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VOLUME 21 | ISSUE 5
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Our Biggest Challenge and Greatest Opportunity
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Anne-Marie Pham
Executive Director, Canadian Centre for Diversity and Inclusion (CCDI)
Wendy Cukier
Founder & Director, Diversity Institute,
Ryerson University
L
ast year the pandemic had us stuck at home when the murder of George Floyd shocked America and much of the world. The marches and protests that followed garnered an unprecedented show of support from people of all backgrounds. These events punctured the status quo, leading to a period of introspection and the overdue admission of some uncomfortable truths that many have known for a long time.
Maybe our society isn’t as equal as we want to believe.
Maybe our systems treat certain groups differently.
Maybe it’s long overdue that we do something about it.
“Many of us knew about the different dimensions of anti-Black racism, but the killing of George Floyd made it visceral and undeniable,” said Wendy Cukier, Founder and Director of the Diversity Institute at Ryerson University, an organization that conducts research on diversity and inclusion in all aspects of Canadian society. “The fact people now acknowledge anti-Black racism and systemic discrimination is an important start—you can’t deal with a problem when you’re in denial.”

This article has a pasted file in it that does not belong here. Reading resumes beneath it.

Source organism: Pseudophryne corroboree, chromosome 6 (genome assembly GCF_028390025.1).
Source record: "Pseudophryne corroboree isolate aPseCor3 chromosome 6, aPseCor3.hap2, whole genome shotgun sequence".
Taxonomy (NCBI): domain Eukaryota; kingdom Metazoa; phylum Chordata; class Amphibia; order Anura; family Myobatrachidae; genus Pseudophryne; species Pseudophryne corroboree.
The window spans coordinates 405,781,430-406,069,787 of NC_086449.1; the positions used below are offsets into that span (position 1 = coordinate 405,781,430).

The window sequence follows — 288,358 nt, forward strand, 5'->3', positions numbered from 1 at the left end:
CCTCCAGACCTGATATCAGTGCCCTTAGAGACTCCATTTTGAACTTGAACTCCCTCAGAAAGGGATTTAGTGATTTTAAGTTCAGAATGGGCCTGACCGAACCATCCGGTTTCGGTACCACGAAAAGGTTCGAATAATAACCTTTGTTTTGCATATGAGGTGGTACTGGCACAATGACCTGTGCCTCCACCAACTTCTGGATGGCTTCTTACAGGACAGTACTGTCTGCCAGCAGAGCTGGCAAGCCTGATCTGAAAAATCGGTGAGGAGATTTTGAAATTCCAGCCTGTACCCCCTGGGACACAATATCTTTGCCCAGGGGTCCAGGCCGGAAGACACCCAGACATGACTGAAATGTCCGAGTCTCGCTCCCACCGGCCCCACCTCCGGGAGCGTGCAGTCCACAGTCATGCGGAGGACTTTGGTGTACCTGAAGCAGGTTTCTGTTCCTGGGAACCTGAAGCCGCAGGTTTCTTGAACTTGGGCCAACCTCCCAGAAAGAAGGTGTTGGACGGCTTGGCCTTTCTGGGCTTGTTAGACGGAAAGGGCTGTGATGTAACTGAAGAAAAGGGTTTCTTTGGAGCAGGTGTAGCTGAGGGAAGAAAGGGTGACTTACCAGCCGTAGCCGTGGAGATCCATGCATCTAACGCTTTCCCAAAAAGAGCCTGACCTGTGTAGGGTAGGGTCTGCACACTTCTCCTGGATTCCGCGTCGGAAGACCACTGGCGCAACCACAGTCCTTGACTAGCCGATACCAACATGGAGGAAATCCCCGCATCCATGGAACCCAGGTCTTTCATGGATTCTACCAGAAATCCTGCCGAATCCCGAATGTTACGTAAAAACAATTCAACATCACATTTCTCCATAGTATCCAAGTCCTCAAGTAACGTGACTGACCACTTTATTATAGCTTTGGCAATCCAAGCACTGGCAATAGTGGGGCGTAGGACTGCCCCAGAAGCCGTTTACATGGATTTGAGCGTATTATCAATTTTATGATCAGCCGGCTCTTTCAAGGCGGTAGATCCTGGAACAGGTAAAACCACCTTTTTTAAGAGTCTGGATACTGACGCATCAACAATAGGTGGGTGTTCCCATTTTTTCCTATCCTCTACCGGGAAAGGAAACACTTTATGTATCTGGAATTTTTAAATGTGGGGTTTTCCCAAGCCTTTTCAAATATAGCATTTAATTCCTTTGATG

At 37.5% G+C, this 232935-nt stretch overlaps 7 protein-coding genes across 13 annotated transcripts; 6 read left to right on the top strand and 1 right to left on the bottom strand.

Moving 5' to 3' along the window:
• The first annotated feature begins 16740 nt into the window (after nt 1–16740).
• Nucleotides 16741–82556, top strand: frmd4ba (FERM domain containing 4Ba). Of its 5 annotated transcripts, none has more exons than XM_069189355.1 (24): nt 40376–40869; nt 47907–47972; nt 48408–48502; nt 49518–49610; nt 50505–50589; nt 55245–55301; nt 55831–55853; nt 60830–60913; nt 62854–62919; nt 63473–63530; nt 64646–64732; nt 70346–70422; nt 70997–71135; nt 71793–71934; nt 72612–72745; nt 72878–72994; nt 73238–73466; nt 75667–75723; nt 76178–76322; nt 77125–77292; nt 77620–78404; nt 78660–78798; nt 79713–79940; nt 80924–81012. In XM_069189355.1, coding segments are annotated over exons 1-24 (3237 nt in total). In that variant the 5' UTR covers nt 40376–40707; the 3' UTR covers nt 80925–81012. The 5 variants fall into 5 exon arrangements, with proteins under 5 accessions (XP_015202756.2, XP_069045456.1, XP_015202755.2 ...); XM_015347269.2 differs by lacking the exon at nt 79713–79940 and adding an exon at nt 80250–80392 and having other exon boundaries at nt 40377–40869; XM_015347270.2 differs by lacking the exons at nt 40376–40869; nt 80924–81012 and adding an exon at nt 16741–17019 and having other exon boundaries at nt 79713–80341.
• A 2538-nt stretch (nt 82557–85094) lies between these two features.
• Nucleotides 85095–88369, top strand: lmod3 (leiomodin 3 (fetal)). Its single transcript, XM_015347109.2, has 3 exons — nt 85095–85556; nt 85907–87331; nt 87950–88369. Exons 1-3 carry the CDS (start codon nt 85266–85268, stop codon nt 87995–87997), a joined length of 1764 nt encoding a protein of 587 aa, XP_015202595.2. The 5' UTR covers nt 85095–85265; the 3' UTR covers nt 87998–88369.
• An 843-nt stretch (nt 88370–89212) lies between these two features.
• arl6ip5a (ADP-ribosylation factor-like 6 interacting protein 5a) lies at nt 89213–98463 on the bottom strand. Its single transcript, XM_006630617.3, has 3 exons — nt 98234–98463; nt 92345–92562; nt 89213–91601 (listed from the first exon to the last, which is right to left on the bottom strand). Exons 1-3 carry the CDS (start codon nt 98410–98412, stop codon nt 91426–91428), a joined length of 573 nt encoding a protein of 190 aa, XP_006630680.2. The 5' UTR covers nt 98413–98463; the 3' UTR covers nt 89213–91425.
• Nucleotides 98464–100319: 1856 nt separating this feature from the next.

“Every major public institution and many workplaces have had to come to terms reflecting on how these systems of oppression are manifested in their own organization, and what they can and should do to address them,” said Anne-Marie Pham, Executive Director of the Canadian Centre for Diversity and Inclusion (CCDI), a social organization that helps workplaces be inclusive and free of prejudice and discrimination.
We have created a society where individual rights and freedoms, compassion and diversity are core to our citizenship. But underlying that idea of Canada is the promise that we all have a chance to build a better life for ourselves and our children.